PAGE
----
The turn of the 2017 General Election may mark the end of an era, and, the beginning, sorry to say, of the return of the age of conformity. The country may, for a generation, lack an alternative locus of national political power.
Raila Odinga’s decision, whatever it is, is going to redraw the political landscape. And, never has the political direction of a country depended so much on the decision of one man. This one man has occupied the alternative national power bloc for a generation.
The international community, especially the West of the 1990s, did not understand this man. London and Washington power honchos had impressions of Raila based on the propaganda of the Moi era.
Moi was their man to do their bidding, in spite of his flaws. Raila was supposed to have allies in the socialist bloc of Moscow and Berlin. The rest of the power gang thrived on the fence — the ideological no-man’s land.
Raila was a threat to Moi and Kanu’s stranglehold on the public psyche. The owners of capital, who also controlled state power, branded Raila a socialist, who could not protect private capital — largely the proceeds of impunity.
Speaking for the people against the lords of corruption is supposed to be Raila’s fatal flaw. The beneficiaries of impunity have ganged up, and continue to make the voice of the people the enemy of the owners of private capital.
The perception of a radical Raila changed in 2002, when he successfully campaigned for presidential candidate Mwai Kibaki. Since then Raila has been the barometer of public opinion.
What Raila has said, or what will Raila say, has defined the national direction, especially during the 2005 and 2010 constitutional referenda. On both occasions, his side won.
Media houses, particularly newspapers, know Raila in headlines sells. They also know the ‘bottom line’ leaks when Raila is not headlined. Journalists look for Raila when they want to reboot circulation and audience ratings.
There are other national players, but none, for now, matches Raila’s gravitas. None of Raila’s potential successors possess his courage to speak for the voiceless. None has his clarity of purpose.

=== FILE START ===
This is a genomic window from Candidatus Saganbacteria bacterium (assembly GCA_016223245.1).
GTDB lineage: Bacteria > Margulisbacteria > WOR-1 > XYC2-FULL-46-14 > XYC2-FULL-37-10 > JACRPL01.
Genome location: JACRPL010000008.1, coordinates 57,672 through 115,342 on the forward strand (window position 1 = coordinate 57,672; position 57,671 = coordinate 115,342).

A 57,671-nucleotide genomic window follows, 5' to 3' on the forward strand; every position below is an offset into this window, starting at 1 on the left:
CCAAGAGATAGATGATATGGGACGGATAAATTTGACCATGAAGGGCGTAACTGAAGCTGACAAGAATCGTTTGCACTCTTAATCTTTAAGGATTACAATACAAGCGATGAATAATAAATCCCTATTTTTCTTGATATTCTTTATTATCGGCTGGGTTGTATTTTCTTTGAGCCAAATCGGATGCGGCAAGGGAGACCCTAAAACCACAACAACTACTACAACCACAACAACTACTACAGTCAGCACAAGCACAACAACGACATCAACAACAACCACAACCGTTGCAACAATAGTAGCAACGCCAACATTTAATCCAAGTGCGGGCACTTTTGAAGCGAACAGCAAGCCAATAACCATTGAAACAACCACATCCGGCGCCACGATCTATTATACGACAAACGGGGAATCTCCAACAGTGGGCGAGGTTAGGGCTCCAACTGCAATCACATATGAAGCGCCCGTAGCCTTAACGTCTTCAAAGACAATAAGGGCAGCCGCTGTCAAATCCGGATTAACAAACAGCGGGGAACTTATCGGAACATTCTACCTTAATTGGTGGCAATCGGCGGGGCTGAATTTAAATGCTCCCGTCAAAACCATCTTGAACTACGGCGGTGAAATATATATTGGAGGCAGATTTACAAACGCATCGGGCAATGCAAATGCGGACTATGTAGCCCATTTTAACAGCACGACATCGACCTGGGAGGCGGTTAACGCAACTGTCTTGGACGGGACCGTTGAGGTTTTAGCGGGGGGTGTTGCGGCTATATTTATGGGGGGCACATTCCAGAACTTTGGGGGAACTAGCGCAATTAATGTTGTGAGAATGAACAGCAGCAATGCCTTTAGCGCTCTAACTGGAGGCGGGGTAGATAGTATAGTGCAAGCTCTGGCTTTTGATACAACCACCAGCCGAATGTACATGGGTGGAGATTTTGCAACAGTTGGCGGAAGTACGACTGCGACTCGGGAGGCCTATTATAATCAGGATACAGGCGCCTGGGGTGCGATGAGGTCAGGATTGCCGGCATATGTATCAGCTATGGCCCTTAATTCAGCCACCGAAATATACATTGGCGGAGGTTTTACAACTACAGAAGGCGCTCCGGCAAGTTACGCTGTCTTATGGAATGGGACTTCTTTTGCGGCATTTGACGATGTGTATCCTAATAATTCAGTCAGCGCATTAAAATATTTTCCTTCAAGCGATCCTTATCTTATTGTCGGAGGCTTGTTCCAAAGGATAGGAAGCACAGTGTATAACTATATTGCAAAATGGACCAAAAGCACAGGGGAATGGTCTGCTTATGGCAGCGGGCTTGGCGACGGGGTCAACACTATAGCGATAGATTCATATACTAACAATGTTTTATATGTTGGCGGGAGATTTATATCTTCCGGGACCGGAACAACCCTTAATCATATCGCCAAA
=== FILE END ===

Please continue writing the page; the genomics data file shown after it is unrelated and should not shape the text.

None of his proteges has the resilience, nerve, and verve to command and sustain public attention that Raila has. None has the potential to operate among kings, and feel equally at home among the low-downs, in folk parlance for the package.
Post-independent Kenya has had two people of Raila’s stature: Raila himself. The other is his father, the late Jaramogi Oginga Odinga.
To be Raila, you need character, courage, and gravitas. You need energy to endure a long-haul flight from New York, a break in London, arrive in Nairobi, and then go straight for a rally in Kericho, without betraying fatigue.
Raila is not running for President in 2022, and, therefore, is likely to hand over the leadership of the National Super Alliance to Kalonzo Musyoka, his running mate in two controversial elections. He may hand over the alliance, without the people, who suffer ballot fatigue.
This possibility stands, no matter the decision of the Supreme Court on the petition challenging the management of the presidential election in which the IEBC handed an alleged ‘statistical win’ to Jubilee Party presidential candidate Uhuru Kenyatta.
Even if the Supreme Court orders a repeat presidential election, and Raila wins, he is unlikely to remain the commanding force he was in NASA, and its predecessor.
Raila is likely to hand over the leadership of ODM to Mombasa Governor Hassan Joho, one of his two deputy party leaders. But ODM under Joho will not be the same as ODM under Raila. Joho still needs to learn at Raila’s feet to understand what makes him blossom in adversity.
The other ODM deputy party leader, Kakamega Governor Wycliffe Oparanya, is a rank behind the succession mark. Oparanya is boxed in between two NASA principals, the rebranded Musalia Mudavadi, who is also the ANC leader, and Moses Wetang’ula, the Ford Kenya leader.
But whoever takes over ODM and NASA aside, the new Mudavadi is Raila’s blue-eyed student to watch.